“But I do like it,” said Kim in her clear, decisive voice. “It’s so shiny and clean and quiet.” In spite of her lovely Ravenal features, which still retained something of their infantile curves, she looked at that moment startlingly like her grandmother, Parthenia Ann Hawks. They followed Sister Cecilia into the chapel. Magnolia shivered a little.

In giving Kim a convent education it was not in Magnolia’s mind to prepare her for those Sunday theatrical page interviews beginning, “I was brought up by the dear Sisters in the Convent.” For that matter, the theatre as having any part in Kim’s future never once entered Magnolia’s mind. Why this should have been true it is difficult to say, considering the child’s background, together with the fact that she was seeing Camille and Ben Hur, and the Rogers Brothers in Central Park at an age when other little girls were barely permitted to go to cocoa parties in white muslin and blue sashes where they might, if they were lucky, see the funny man take the rabbit out of the hat.

The non-sectarian girls’ schools of good standing looked askance at would-be entrants whose parentage was as socially questionable, not to say bizarre, as that represented by Ravenal mère and père. The daughter of a professional gambler and an ex-show-boat actress would have received short shrift at the hands of the head mistress of Miss Dignam’s School for Girls at Somethingorother-on-the-Hudson. The convent school, then, opened its gloomy portals to as motley a collection of jeunes filles as could be imagined under one roof. In the prim dim corridors and cubicles of St. Agatha’s on Wabash Avenue, south, you might see a score of girlish pupils who, in spite of the demure face, the sleek braids, the severe uniform, the modest manner, the prunes-and-prism expression, still resembled in a startling degree this or that vivacious lady whose name was associated with the notorious Everleigh Club, or with the music halls and museums thriving along Clark Street or Madison or Dearborn. Visiting day at St. Agatha’s saw an impressive line of smart broughams outside the great solemn brick building; and the ladies who emerged therefrom, while invariably dressed in garments of sombre colour and restrained cut, still produced the effect of being attired in what is known as fast black. They gave forth a heady musky scent. And the mould of their features, even when transformed by the expression that crept over them as they gazed upon those girlish faces so markedly resembling their own, had a look as though the potter had used a heavy thumb.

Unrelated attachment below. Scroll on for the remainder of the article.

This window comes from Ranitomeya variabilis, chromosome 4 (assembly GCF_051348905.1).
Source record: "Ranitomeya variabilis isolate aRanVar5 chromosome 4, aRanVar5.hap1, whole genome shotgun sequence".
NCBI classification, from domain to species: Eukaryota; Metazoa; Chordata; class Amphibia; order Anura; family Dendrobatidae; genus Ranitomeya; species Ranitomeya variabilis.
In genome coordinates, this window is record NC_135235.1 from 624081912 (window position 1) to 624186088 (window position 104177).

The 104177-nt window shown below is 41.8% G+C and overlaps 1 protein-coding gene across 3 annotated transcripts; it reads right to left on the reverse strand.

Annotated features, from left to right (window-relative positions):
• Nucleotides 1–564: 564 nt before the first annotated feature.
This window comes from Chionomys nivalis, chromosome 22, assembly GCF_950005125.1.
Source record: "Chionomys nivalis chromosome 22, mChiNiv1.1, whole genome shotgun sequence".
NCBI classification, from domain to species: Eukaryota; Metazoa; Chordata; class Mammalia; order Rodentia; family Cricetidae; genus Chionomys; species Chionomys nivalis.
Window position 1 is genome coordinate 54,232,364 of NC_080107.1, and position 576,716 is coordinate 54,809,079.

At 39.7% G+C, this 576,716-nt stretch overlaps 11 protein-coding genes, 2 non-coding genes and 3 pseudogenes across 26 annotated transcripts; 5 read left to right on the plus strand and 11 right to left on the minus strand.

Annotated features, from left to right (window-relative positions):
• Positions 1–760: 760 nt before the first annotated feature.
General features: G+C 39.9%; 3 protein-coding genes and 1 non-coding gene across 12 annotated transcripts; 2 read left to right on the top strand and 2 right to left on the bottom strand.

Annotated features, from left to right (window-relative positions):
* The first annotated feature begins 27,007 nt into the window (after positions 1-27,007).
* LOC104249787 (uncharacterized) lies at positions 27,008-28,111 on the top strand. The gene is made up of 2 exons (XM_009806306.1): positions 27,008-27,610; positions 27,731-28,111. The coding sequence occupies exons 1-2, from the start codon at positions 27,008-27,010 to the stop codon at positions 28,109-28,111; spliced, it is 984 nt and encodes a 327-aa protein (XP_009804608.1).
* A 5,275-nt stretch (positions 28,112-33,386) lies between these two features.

The convent had been Magnolia’s idea. Ravenal had laughed when she broached the subject to him. “She’ll be well fed and housed and generally cared for there,” he agreed. “And she’ll learn French and embroidery and deportment and maybe some arithmetic, if she’s lucky. But every t—uh—every shady lady on Clark Street sends her daughter there.”

“She’s got to go somewhere, Gay. This pillar-to-post life we’re leading is terrible for a child.”

“What about your own life when you were a child? I suppose you led a prissy existence.”